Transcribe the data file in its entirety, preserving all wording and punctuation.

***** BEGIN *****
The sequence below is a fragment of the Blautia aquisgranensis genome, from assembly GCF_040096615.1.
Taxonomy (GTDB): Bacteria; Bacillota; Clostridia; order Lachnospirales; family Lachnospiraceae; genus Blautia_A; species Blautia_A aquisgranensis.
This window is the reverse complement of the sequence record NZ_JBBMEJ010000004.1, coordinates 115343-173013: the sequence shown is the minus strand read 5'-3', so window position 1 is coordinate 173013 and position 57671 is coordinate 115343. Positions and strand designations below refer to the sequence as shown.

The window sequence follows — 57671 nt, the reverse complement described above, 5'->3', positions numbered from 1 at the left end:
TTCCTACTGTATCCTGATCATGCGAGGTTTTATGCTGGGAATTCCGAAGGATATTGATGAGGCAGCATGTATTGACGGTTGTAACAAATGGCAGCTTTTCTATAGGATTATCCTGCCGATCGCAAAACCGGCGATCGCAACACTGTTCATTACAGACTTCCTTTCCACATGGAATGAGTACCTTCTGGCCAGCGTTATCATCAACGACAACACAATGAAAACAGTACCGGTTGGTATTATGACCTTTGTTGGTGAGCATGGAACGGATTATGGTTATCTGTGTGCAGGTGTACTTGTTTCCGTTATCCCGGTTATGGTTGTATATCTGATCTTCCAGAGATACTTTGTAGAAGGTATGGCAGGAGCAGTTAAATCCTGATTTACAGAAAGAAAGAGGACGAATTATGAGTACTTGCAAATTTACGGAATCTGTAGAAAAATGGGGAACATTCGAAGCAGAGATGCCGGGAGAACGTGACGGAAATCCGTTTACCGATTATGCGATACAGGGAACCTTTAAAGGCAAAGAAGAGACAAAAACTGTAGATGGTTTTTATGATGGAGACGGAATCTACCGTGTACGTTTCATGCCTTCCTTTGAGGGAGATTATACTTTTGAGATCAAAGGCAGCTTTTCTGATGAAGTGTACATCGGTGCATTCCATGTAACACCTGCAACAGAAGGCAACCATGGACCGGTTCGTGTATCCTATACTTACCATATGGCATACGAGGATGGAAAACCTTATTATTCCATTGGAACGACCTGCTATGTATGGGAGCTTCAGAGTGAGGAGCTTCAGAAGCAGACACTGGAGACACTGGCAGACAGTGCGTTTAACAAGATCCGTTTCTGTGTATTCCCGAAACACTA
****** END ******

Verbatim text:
The sequence below is a fragment of the Blautia aquisgranensis genome, from assembly GCF_040096615.1.
Taxonomy (GTDB): Bacteria; Bacillota; Clostridia; order Lachnospirales; family Lachnospiraceae; genus Blautia_A; species Blautia_A aquisgranensis.
This window is the reverse complement of the sequence record NZ_JBBMEJ010000004.1, coordinates 115343-173013: the sequence shown is the minus strand read 5'-3', so window position 1 is coordinate 173013 and position 57671 is coordinate 115343. Positions and strand designations below refer to the sequence as shown.

The window sequence follows — 57671 nt, the reverse complement described above, 5'->3', positions numbered from 1 at the left end:
TTCCTACTGTATCCTGATCATGCGAGGTTTTATGCTGGGAATTCCGAAGGATATTGATGAGGCAGCATGTATTGACGGTTGTAACAAATGGCAGCTTTTCTATAGGATTATCCTGCCGATCGCAAAACCGGCGATCGCAACACTGTTCATTACAGACTTCCTTTCCACATGGAATGAGTACCTTCTGGCCAGCGTTATCATCAACGACAACACAATGAAAACAGTACCGGTTGGTATTATGACCTTTGTTGGTGAGCATGGAACGGATTATGGTTATCTGTGTGCAGGTGTACTTGTTTCCGTTATCCCGGTTATGGTTGTATATCTGATCTTCCAGAGATACTTTGTAGAAGGTATGGCAGGAGCAGTTAAATCCTGATTTACAGAAAGAAAGAGGACGAATTATGAGTACTTGCAAATTTACGGAATCTGTAGAAAAATGGGGAACATTCGAAGCAGAGATGCCGGGAGAACGTGACGGAAATCCGTTTACCGATTATGCGATACAGGGAACCTTTAAAGGCAAAGAAGAGACAAAAACTGTAGATGGTTTTTATGATGGAGACGGAATCTACCGTGTACGTTTCATGCCTTCCTTTGAGGGAGATTATACTTTTGAGATCAAAGGCAGCTTTTCTGATGAAGTGTACATCGGTGCATTCCATGTAACACCTGCAACAGAAGGCAACCATGGACCGGTTCGTGTATCCTATACTTACCATATGGCATACGAGGATGGAAAACCTTATTATTCCATTGGAACGACCTGCTATGTATGGGAGCTTCAGAGTGAGGAGCTTCAGAAGCAGACACTGGAGACACTGGCAGACAGTGCGTTTAACAAGATCCGTTTCTGTGTATTCCCGAAACACTA